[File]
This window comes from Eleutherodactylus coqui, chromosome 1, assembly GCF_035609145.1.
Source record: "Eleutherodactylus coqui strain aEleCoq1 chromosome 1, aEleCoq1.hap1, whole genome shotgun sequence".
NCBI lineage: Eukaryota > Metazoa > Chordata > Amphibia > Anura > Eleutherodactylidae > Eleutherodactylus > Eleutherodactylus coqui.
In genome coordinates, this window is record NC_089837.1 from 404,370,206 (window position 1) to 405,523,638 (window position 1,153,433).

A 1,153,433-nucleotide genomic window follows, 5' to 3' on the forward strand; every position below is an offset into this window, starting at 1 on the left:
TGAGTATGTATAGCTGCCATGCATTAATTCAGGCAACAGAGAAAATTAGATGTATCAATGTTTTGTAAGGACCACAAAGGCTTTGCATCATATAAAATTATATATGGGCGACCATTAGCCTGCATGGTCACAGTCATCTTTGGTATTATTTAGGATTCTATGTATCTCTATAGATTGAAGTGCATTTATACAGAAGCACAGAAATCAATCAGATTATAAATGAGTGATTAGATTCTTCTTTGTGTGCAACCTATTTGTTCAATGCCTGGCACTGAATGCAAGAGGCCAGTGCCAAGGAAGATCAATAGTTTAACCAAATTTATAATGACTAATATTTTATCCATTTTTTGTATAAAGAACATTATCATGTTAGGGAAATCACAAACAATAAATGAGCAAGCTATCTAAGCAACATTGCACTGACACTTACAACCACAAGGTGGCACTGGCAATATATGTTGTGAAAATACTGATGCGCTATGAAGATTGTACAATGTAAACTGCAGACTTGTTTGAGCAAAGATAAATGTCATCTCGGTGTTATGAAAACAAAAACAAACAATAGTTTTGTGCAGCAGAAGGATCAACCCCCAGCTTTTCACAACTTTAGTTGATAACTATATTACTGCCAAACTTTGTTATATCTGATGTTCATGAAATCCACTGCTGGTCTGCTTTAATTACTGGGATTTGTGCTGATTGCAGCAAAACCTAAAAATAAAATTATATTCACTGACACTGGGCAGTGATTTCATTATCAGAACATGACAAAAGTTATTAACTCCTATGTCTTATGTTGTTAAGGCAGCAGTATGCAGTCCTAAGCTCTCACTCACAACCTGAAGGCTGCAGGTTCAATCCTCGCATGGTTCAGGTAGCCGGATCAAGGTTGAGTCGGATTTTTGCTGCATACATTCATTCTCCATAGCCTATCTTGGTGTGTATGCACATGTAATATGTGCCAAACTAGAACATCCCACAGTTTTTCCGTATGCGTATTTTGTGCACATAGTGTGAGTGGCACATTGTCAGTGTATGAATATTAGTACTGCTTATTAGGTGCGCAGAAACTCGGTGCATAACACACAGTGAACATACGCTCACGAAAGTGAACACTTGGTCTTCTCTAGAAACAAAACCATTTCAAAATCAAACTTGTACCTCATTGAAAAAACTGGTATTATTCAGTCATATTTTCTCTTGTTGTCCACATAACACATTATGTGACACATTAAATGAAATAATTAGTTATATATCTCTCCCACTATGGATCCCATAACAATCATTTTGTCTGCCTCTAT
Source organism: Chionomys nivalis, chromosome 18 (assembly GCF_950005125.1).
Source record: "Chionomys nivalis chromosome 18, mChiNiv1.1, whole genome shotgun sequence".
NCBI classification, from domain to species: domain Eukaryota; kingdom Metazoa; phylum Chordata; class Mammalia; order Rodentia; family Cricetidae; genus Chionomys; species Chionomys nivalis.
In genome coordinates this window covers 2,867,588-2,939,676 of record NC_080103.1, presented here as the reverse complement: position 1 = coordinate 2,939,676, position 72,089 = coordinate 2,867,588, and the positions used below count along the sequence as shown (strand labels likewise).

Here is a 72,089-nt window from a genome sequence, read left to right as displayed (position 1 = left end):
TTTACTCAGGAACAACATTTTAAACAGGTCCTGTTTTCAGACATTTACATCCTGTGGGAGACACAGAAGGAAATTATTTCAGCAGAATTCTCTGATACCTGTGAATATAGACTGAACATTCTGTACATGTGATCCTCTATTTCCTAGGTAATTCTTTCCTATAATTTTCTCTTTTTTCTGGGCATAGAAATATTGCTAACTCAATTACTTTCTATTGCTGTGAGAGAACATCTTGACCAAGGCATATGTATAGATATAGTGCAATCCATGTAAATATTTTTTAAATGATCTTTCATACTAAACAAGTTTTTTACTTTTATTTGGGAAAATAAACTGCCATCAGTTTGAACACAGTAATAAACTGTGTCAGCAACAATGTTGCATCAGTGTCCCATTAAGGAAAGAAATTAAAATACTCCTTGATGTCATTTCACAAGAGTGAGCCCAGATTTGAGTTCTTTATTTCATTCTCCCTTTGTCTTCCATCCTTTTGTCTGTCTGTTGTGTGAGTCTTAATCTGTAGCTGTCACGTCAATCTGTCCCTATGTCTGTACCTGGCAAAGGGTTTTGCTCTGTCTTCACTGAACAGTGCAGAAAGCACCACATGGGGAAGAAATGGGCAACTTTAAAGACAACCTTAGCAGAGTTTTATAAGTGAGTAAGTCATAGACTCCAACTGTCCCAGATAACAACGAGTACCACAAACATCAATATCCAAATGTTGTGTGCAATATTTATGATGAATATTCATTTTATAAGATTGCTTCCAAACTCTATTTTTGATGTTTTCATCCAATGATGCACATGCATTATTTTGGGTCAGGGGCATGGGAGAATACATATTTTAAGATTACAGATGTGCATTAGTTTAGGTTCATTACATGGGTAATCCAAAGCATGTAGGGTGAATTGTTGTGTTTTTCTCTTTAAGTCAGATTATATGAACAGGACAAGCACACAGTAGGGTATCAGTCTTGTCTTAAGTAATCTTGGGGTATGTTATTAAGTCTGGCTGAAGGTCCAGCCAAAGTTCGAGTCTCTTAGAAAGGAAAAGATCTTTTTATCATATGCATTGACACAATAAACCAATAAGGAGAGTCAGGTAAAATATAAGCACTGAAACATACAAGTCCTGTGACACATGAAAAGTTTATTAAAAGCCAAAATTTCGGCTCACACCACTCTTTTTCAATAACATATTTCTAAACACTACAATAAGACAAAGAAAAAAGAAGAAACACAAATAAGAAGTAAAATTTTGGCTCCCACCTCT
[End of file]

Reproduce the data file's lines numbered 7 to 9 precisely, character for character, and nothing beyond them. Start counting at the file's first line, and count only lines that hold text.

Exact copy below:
Source organism: Chionomys nivalis, chromosome 18 (assembly GCF_950005125.1).
Source record: "Chionomys nivalis chromosome 18, mChiNiv1.1, whole genome shotgun sequence".
NCBI classification, from domain to species: domain Eukaryota; kingdom Metazoa; phylum Chordata; class Mammalia; order Rodentia; family Cricetidae; genus Chionomys; species Chionomys nivalis.